A few weeks ago, the California Department of Education released enrollment data, which includes both graduation and dropout rates, for the 2012-2013 school year. In just one year, the graduation rate at Mission High went from 73.5 percent to 81.6 percent, making it the high school with the largest increase from the previous year and placing them on par with the overall district number for the first time in many years.
“That’s a big deal,” said Eric Guthertz, principal of Mission High.

Guthertz, who is now in his sixth year as principal, has a lot to be proud of these days. “For graduation rates, that’s your bread and butter,” he said. “This is something we’ve been focusing on at Mission.”

He attributes the success to the school’s staff—both in the classroom and out—and its focus on anti-racist teaching, which includes providing more access to Advanced Placement (AP) courses for all students and focusing on students’ post-secondary careers.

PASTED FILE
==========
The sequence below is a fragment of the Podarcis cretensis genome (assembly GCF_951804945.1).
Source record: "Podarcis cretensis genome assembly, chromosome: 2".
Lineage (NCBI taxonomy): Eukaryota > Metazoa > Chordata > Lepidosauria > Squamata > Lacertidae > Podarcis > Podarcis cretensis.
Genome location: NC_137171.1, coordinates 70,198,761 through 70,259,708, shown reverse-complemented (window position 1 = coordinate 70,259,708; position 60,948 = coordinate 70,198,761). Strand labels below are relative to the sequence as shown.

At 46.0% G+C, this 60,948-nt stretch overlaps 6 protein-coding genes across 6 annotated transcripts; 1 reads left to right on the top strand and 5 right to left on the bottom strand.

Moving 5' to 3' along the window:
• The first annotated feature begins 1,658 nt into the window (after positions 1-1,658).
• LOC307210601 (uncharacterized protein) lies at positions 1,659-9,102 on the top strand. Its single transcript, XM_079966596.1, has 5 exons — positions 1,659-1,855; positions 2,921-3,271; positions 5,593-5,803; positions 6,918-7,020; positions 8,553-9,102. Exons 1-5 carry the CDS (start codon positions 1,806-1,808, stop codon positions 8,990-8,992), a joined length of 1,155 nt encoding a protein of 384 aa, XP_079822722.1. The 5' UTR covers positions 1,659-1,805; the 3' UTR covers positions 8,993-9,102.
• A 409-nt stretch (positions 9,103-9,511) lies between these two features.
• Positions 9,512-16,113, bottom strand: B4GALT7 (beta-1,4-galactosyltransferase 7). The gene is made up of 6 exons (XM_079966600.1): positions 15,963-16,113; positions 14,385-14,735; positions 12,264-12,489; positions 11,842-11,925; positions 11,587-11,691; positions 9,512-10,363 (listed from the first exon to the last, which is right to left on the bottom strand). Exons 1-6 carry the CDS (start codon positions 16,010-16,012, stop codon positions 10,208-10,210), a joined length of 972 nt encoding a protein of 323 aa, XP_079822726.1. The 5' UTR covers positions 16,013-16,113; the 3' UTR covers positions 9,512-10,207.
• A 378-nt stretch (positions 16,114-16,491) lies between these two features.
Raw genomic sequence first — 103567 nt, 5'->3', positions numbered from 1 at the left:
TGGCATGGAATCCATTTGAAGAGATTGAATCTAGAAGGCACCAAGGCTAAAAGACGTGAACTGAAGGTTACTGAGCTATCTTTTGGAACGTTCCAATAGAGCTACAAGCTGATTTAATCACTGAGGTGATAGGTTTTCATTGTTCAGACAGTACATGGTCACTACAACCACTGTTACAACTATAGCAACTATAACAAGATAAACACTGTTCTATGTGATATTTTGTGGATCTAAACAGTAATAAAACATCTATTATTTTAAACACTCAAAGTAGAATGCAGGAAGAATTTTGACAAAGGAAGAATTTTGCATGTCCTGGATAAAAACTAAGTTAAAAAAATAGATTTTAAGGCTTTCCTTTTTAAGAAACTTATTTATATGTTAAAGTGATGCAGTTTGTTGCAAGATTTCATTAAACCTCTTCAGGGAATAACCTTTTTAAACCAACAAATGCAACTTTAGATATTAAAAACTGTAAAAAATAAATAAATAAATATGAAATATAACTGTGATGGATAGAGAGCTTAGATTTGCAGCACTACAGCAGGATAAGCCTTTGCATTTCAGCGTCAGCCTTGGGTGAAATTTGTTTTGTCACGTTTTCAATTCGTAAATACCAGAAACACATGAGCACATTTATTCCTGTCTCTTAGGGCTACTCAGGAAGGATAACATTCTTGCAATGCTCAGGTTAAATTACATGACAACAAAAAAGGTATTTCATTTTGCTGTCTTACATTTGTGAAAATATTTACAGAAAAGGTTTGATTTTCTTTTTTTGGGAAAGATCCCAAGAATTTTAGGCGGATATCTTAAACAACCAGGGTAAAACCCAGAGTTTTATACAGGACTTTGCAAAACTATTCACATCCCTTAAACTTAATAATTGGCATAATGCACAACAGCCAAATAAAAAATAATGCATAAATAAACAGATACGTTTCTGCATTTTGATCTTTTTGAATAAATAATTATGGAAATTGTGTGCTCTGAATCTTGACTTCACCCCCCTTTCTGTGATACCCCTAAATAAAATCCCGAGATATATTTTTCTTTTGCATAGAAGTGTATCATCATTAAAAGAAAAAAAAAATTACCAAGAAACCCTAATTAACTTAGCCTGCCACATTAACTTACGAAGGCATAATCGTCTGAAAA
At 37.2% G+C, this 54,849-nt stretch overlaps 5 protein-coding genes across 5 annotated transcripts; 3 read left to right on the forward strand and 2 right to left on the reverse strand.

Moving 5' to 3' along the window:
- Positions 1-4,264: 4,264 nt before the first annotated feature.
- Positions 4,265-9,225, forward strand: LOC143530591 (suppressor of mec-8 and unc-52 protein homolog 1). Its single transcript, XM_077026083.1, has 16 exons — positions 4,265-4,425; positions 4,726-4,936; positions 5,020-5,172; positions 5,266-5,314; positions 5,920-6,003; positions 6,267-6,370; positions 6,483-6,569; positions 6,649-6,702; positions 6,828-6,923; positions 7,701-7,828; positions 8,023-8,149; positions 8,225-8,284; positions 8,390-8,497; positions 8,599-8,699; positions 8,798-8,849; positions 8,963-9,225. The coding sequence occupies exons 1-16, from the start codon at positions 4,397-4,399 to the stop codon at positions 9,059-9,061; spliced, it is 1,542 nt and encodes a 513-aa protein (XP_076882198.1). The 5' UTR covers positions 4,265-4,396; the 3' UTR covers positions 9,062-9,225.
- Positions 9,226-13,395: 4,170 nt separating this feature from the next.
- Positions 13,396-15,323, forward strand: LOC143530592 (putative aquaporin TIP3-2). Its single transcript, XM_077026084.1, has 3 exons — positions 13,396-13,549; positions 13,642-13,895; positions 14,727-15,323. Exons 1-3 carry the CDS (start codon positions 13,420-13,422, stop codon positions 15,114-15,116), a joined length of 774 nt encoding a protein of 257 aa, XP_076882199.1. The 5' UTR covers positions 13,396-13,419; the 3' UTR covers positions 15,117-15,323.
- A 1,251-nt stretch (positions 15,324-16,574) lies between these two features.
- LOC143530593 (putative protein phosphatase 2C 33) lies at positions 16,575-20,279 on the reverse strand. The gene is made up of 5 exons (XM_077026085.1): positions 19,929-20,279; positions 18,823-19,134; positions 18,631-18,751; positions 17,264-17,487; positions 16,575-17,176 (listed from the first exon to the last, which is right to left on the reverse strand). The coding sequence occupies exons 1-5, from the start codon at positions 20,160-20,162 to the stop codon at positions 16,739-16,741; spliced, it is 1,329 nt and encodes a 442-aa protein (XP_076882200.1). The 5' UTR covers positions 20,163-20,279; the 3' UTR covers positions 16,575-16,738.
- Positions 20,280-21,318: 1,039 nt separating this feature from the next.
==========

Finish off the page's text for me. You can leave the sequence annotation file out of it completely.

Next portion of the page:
Nguyen will be attending UC Santa Cruz in the fall and wants to study computer science. She has enough scholarship money that she won’t need to take out any student loans and is the first in her family to go to college. None of this would have been possible without the school’s wellness center, which provides students in difficult situations with support. They helped her navigate a difficult home life.

“People want you to succeed here,” she said.

Mission High has been able to offer more night and summer classes through the federal School Improvement Grant funding, which runs out this year. It is because of these classes that Nguyen will graduate on time.